When it’s someone’s happy birthday, you usually sing them happy birthday. When you’re in quarantine, this is not feasible, and sending a recording is too cheesy. The text “Happy birthday! 🎉”, doesn’t really do the music much justice. So I’m left with one, and only one option. Make MIDI art that spells out “happy birthday”, and make sure it sounds nothing like the original melody. Here’s what the script produced:
Instead, of just using the marker tool in the piano roll section of a DAW (like a normal person), I want to solve everybody’s problems, even when nobody has mentioned this concern ever. So guess what, I decided to build this generic tool that would take in any string, and turn it into MIDI.
What about existing solutions? I’ve heard of Algoart and similar software, but they don’t really do what I want them to. So here we are.
Interfacing with MIDI
MIDI used serialized data to represent music. MIDI has channels and tracks that go on these channels. For what I’m doing here, we don’t really have to go into the depths of how MIDI works. All we really have to know is that MIDI files can have multiple tracks, and you write out notes to a single track.
mido was the quickest way to get this done in Python. Here’s how you’d write out a single note to a MIDI file with Python
mid = mido.MidiFile() track = mido.MidiTrack() mid.tracks.append(track) track.append(mido.Message('note_on', note=60, velocity=100, time=32)) track.append(mido.Message('note_off', note=60, velocity=100, time=0)) # Save the file mid.save('test_single_note.mid')
note=60 specifies which note you want to play, the
velocity=100 specfies how hard you want to hit the key, and
time=32 specifies how long you want the note to last. From this, it’s easy to see how the code above creates a note (by turning it on and off).
What’s the sound of a character?
Although we see the isomorphism between a visual representation of a string and how it appears, a computer doesn’t.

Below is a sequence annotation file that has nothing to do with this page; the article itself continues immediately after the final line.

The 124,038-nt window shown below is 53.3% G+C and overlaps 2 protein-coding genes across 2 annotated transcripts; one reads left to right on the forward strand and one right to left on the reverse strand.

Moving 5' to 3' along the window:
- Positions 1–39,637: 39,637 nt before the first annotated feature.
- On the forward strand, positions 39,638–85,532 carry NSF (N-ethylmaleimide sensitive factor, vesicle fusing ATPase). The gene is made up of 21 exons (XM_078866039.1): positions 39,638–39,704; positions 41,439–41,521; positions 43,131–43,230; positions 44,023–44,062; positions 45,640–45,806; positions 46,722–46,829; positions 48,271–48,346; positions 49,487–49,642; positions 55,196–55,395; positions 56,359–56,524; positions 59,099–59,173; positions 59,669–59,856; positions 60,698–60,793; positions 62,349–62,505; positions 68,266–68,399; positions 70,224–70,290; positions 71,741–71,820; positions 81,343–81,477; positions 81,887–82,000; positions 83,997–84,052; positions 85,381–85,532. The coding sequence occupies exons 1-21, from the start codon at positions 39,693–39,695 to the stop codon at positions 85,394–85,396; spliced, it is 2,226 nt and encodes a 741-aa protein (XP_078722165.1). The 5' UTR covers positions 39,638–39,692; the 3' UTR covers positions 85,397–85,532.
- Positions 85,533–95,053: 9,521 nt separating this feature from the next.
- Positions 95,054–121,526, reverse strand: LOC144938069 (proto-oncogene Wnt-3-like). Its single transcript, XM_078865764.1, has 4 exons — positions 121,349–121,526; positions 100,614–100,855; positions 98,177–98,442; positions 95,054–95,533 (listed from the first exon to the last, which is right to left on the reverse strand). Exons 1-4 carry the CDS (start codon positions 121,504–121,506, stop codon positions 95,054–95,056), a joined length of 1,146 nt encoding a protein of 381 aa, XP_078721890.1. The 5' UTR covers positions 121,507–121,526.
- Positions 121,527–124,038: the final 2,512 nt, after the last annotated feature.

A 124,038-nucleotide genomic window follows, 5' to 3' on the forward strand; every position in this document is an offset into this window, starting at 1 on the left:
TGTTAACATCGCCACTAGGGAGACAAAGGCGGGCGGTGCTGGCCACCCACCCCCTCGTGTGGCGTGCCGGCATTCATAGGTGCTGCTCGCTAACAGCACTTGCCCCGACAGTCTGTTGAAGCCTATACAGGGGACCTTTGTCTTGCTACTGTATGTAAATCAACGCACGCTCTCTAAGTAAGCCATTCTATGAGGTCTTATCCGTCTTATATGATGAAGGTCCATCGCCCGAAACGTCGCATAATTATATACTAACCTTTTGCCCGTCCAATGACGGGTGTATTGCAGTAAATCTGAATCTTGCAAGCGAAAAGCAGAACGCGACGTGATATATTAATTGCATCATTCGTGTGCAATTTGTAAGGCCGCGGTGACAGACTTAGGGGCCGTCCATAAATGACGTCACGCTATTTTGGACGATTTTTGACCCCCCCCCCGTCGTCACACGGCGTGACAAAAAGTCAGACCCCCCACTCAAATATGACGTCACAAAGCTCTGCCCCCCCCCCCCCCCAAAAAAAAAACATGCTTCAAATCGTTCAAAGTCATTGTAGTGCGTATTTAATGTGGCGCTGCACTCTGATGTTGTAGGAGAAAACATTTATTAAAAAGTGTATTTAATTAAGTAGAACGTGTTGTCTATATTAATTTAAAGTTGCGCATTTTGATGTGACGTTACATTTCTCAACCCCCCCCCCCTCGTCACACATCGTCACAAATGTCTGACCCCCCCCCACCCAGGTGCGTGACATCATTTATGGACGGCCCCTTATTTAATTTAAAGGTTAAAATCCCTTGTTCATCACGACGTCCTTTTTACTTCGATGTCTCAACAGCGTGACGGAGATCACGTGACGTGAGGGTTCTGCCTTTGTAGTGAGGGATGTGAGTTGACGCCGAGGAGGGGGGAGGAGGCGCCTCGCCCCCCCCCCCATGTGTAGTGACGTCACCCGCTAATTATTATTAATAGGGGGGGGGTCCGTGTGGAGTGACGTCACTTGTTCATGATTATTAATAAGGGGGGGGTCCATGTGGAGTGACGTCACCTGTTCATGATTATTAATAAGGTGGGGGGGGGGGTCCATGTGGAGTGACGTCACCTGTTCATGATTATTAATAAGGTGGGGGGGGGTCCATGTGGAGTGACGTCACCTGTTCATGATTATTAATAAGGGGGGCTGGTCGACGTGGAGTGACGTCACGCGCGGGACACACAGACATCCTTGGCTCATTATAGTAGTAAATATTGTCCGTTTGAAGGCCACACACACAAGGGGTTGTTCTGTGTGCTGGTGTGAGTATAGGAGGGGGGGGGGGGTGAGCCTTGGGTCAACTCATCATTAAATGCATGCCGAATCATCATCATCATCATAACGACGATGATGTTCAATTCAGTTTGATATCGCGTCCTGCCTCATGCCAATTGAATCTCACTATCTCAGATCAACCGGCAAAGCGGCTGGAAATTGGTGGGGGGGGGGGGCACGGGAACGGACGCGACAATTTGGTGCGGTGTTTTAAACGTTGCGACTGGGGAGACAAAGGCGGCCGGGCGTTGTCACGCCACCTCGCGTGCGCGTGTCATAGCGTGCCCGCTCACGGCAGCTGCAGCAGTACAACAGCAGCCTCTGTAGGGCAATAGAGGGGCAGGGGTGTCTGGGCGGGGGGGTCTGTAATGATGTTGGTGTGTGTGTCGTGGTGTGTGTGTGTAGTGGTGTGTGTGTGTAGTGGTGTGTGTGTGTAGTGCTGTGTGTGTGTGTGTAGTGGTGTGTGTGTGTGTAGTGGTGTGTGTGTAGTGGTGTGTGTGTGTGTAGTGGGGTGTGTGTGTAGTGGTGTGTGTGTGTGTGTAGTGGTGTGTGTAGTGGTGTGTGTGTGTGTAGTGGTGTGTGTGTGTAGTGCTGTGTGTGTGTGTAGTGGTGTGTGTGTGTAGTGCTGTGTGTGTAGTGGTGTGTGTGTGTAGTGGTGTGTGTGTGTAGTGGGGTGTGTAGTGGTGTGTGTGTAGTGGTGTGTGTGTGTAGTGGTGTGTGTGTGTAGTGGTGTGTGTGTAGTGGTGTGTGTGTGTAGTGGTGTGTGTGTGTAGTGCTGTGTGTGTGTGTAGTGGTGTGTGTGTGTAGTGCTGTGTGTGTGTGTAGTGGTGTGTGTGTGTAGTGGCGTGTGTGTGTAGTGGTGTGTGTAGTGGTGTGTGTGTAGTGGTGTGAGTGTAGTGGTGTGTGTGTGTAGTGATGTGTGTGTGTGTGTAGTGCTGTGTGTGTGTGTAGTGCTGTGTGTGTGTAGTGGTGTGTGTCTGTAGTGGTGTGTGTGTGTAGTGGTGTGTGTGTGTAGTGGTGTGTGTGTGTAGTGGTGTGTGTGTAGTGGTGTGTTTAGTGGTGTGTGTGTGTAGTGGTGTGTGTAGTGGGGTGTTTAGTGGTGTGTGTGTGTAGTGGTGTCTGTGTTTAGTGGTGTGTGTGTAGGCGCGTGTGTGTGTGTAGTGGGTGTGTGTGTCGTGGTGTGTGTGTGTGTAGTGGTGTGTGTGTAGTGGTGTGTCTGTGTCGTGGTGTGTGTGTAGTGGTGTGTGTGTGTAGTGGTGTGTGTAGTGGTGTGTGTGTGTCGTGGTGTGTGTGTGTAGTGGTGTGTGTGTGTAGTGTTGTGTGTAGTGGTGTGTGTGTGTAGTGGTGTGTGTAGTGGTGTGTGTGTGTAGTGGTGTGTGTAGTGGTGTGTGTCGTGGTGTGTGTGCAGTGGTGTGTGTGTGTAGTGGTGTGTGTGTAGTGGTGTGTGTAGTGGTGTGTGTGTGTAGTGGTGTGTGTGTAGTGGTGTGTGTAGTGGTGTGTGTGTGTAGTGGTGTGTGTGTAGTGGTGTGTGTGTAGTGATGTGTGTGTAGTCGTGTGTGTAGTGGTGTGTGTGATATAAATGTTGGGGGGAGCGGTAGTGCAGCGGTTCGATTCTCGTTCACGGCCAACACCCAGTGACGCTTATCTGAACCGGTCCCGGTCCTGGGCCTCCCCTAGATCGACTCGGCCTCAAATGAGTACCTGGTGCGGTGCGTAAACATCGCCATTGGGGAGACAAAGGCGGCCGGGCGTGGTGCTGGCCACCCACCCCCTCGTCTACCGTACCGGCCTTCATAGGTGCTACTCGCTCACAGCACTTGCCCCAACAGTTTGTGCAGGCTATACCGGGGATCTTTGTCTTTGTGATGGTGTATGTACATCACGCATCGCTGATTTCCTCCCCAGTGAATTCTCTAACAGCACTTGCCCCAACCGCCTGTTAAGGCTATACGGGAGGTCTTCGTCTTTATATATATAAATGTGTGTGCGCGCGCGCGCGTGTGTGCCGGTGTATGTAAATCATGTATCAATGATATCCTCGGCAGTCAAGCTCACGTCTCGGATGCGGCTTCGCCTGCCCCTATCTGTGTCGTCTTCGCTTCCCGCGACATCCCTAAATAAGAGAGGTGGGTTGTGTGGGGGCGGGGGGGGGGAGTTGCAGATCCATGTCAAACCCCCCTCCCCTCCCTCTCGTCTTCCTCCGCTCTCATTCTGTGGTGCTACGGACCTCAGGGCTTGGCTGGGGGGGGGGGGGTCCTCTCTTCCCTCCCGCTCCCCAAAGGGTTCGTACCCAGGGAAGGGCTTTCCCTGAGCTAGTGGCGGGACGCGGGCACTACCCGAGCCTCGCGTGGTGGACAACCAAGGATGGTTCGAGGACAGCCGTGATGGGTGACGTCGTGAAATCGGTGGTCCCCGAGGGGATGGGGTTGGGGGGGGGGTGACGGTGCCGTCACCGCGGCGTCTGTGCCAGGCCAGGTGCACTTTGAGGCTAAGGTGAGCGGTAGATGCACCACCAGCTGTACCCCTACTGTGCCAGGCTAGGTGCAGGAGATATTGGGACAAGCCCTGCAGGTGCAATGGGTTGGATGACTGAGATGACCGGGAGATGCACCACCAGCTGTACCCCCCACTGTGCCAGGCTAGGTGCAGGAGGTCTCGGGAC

s = 'Hello World' represents an array of bytes, it does not tell the computer that the
H is being rendered with this font, at this size, etc. So we actually have to render this text into an image to be able to write it out to MIDI.
Since a typeface typically is represented by parametric curves we can’t directly just create an image of a string. We have to rasterize our string using a particular font to get our image. Visually, this is what that process looks like,
Image taken from here
We can convert this into a binary image, and lower the resolution enough so that each pixel can be converted into a note. This note can then be written out to a MIDI file.
Writing to MIDI
Now we just have to carefully iterate over this array of number and write it out to MIDI to get our MIDI art back. Here’s the
for-loop that does exactly that,
new_col = True for i, col in enumerate(note_vels.T): for j, note_vel in enumerate(col): if note_vel != 0: time = 20 if new_col else 0 track.append(mido.Message('note_on', note=60 - 2 * j, velocity=note_vel, time=time)) track.append(mido.Message('note_off', note=60 - 2 * j, velocity=127, time=0)) new_col = False new_col = True
Technically this is not that exciting, but I can still do something that I couldn’t quite get done with software out there. I find it quite awesome that all it took was a really small chuck of code and some bored minutes.
Here’s the original MIDI art I made by hand,
If you want to try this out for yourself, you can do it as follows,
pip install text2midi
Once you’ve installed the script, the following is a generic template for using
python -m text2midi "<message string>" path/to/output/file.mid
For example, you could try running something like this,
python -m text2midi "Hello, World\!" hello.mid
To view the generated MIDI file you can use the DAW of your choice. Something like Logic Pro X, Reaper, Garageband (?) will work just fine.